In the following we fix the prescribed area \(m>0\) of a set *E* and a constant \(M>0\) representing an upper bound for the perimeter of *E*. For \(d\in \mathbb {N}\) we denote by \(P_d\) the perimeter of any union of *d* disjoint disks with equal areas *m*/*d*, i.e.,

For a set of \(E \subset \mathbb {R}^2\) of class \(C^2\) we denote by \(\kappa _E\) its curvature (with the sign defined so that \(\kappa _E\) is positive for convex sets) and we set

In [23] it is proven that if \(E \subset \mathbb {R}^2\) is a set of class \(C^2\) with area \(|E|=m\) and \(\Vert \kappa _E-\overline{\kappa }_E \Vert ^2_{L^1(\partial E)} \le \varepsilon _0\), for \(\varepsilon _0\) small enough, then *E* is \(C^1\)-diffeomorphic to a disjoint union of disks \(D_1, \dots , D_d\) and it holds

Our first result improves the above inequality by showing that a similar estimate holds with quadratic right-hand side, which is the optimal scaling of the quantitative Alexandrov theorem. We also consider \(L^2\)-norms as this is more natural in our variational framework. We state this in the following proposition.

### Proposition 2.1

Let \(m, M>0\). There exist \(\varepsilon _0=\varepsilon _0(m,M)\in (0,1)\) and \(C_0=C_0(m, M)>1\) with the following property: Let \(E\subset \mathbb {R}^2\) be a bounded open set of class \(C^2\), with \(|E|=m\) and \(P(E)\le M\), such that \(\Vert \kappa _E-\overline{\kappa }_E \Vert _{L^2(\partial E)}\le \varepsilon _0\). Then *E* is diffeomorphic to a union of *d* disjoint disks \(D_1\), ..., \(D_{d}\), with equal areas *m*/*d* and \(\text {dist}(D_i, D_j)>0\) for \(i\ne j\), and

Moreover, *d* is bounded from above by a constant depending only on \(m,\,M\).

Finally, for \(\varepsilon _0\) sufficiently small, the boundary of every connected component of the set *E* can be parametrized as a normal graph over one of the discs \(D_i\) with \(C^{1,\frac{1}{2}}\) norm of the parametrization vanishing as \(\varepsilon _0\rightarrow 0\).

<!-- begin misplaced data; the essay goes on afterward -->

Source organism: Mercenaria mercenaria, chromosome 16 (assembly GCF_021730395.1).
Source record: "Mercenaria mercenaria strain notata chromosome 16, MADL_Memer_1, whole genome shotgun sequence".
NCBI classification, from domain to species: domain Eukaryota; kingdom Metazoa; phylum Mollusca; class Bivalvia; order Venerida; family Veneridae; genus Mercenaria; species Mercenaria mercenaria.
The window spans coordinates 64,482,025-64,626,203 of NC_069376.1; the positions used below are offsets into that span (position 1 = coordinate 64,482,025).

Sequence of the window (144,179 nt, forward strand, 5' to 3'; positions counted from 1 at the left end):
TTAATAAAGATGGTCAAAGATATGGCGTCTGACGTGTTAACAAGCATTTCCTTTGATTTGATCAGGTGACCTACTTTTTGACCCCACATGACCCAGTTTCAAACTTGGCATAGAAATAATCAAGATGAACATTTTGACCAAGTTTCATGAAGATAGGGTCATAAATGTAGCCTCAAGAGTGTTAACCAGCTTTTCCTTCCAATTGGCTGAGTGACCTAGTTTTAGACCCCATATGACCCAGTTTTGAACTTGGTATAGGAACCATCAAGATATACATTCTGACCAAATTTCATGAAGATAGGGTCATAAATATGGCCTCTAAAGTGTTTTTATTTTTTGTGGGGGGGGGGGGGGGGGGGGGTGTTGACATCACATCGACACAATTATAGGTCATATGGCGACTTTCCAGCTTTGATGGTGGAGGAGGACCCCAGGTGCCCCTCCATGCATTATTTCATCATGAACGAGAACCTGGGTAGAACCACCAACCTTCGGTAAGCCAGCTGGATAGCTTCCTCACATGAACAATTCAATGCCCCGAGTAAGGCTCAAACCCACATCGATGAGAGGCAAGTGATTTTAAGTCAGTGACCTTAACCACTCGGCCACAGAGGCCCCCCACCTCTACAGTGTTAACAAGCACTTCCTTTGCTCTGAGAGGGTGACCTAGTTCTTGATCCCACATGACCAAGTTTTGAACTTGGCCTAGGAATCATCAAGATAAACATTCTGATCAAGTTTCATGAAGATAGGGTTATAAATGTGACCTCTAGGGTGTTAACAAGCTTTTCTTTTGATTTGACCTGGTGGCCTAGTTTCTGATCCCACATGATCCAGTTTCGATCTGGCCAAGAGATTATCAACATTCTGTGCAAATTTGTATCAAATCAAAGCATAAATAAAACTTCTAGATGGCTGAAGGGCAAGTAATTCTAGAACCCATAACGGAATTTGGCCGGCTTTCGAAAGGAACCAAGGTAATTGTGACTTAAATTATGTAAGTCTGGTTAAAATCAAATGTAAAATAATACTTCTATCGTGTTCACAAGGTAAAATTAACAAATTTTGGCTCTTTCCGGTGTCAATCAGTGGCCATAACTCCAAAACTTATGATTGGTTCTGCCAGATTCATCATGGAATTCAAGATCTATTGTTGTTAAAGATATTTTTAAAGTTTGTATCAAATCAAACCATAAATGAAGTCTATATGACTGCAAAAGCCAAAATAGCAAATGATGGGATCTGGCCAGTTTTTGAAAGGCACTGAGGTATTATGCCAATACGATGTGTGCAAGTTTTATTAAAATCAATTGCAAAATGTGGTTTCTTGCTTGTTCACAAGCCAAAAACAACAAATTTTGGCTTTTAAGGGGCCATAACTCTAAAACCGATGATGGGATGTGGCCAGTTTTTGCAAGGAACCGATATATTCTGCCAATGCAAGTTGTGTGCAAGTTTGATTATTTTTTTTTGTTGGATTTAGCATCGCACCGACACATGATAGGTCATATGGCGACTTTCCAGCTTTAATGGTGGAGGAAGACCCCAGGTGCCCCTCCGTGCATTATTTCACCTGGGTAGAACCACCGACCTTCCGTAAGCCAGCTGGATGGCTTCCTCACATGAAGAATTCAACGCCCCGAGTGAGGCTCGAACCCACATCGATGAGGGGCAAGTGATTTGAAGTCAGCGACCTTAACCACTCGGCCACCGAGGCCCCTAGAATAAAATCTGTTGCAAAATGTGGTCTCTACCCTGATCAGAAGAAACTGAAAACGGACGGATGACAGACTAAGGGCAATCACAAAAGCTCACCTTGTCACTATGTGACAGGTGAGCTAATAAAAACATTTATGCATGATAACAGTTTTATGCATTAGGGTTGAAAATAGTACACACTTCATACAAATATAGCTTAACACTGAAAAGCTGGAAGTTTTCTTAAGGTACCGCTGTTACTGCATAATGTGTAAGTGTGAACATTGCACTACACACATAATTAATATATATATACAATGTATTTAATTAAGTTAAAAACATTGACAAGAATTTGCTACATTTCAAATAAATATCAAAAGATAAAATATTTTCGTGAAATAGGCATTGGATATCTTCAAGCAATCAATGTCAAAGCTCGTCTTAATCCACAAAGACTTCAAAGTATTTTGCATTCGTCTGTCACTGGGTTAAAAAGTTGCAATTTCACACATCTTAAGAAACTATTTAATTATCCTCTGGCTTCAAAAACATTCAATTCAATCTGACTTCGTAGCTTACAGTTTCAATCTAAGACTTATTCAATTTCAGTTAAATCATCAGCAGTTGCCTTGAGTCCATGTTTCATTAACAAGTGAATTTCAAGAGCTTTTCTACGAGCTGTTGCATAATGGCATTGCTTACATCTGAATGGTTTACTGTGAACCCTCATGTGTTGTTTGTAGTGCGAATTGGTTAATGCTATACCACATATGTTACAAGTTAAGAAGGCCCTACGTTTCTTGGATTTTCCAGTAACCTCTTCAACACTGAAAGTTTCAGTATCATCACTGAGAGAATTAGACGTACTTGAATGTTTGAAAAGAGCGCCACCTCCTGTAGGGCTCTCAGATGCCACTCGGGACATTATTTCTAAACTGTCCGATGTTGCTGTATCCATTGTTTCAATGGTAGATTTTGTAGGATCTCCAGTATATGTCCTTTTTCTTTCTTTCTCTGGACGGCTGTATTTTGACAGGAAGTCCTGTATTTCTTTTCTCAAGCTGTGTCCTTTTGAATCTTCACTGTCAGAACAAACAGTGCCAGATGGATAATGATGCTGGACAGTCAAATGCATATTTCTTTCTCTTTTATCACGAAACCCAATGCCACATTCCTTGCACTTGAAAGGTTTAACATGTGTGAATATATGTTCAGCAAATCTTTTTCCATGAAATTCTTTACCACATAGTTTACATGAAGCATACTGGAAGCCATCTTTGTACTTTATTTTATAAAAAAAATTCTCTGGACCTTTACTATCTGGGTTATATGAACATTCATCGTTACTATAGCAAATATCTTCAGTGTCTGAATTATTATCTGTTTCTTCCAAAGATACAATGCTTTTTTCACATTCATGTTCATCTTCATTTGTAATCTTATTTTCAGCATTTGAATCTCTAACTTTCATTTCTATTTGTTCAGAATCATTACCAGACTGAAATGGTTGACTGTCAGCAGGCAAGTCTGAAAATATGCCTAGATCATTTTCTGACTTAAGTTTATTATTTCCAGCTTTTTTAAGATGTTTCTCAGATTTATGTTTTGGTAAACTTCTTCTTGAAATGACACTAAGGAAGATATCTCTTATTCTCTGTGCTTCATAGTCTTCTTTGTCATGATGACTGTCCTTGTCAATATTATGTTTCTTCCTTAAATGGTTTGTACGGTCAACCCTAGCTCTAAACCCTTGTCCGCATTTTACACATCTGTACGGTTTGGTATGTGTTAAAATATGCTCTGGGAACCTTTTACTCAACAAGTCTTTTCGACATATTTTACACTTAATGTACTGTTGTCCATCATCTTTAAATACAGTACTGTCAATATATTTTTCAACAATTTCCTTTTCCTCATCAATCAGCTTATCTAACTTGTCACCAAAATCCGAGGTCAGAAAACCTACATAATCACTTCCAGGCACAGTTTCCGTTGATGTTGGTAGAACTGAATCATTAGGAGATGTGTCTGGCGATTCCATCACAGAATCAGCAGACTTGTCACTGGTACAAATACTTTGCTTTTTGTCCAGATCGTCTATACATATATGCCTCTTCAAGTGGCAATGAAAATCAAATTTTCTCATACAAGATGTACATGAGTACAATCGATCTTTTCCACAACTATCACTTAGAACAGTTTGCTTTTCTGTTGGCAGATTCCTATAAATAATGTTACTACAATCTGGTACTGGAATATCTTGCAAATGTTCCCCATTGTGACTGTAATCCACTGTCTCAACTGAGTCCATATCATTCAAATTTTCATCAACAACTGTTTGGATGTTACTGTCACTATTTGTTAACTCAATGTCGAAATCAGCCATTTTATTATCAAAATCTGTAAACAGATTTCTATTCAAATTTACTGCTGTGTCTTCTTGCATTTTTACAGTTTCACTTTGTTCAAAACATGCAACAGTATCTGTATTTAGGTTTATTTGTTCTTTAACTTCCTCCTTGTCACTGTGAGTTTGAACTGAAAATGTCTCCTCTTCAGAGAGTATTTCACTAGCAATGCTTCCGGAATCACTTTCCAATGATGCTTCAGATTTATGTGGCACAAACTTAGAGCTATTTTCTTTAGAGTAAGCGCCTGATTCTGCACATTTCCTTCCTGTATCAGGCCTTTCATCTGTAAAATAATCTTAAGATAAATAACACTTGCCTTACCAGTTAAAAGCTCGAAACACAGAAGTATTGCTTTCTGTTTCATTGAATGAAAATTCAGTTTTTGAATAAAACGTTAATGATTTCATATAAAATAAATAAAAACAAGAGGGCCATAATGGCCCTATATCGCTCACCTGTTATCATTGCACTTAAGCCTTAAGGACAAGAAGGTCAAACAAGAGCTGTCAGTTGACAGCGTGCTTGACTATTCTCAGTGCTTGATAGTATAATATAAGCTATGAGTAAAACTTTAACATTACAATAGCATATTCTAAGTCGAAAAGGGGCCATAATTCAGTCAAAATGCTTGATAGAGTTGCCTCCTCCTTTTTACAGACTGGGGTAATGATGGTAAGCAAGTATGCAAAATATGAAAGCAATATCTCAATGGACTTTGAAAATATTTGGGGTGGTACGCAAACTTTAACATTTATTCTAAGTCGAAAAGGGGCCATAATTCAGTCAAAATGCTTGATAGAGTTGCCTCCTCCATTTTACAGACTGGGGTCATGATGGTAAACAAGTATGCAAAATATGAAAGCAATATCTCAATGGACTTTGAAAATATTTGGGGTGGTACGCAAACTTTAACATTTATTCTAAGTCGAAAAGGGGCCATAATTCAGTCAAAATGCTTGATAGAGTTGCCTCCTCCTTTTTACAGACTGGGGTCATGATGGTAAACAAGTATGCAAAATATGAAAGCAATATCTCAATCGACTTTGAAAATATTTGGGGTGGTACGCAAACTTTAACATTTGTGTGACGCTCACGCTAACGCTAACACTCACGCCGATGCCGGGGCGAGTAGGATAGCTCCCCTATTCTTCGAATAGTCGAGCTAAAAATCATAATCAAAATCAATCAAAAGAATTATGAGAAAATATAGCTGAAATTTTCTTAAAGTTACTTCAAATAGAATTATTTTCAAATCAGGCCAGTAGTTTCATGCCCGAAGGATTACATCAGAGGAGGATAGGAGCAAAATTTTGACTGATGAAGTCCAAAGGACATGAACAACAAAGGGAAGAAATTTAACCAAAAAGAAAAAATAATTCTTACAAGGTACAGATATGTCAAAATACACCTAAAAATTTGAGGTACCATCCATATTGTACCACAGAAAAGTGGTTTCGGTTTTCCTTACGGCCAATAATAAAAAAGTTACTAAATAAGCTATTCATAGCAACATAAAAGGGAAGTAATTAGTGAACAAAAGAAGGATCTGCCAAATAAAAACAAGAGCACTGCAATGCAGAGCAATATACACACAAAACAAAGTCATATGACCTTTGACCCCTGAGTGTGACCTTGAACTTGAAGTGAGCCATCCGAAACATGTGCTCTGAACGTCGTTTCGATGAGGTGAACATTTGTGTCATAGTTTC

### Proof

Let *E* be as in the statement and let \(E_1\),..., \(E_{d}\) be the collection of its connected components. For each component \(E_i\) we denote by \(\Gamma _i\) the outer component of \(\partial E_i\) and by \({\hat{E}}_i\) the bounded region enclosed by \(\Gamma _i\), i.e., the set obtained by filling the “holes” of \(E_i\).

We split the proof into several steps. Notice that in what follows \(m_0\in (0,1)\) and \(M_0>1\) will denote “universal” constants, i.e, constants depending only on *m*, *M*, which may change from line to line.

**Step 1.** We claim that

Indeed, by translating the components if necessary we may assume that \(\text {dist}({\hat{E}}_i, {\hat{E}}_j)>\sqrt{2}\). Setting \(Q:=(0,1)\times (0,1)\), we may use [39, Lemma 2.1] to infer that there exist \(z\in \mathbb {Z}^2\) such that

with \(c>0\) a universal constant. Since \(z+Q\) can only intersect one component \({\hat{E}}_i\), the claim follows.

**Step 2.** We claim that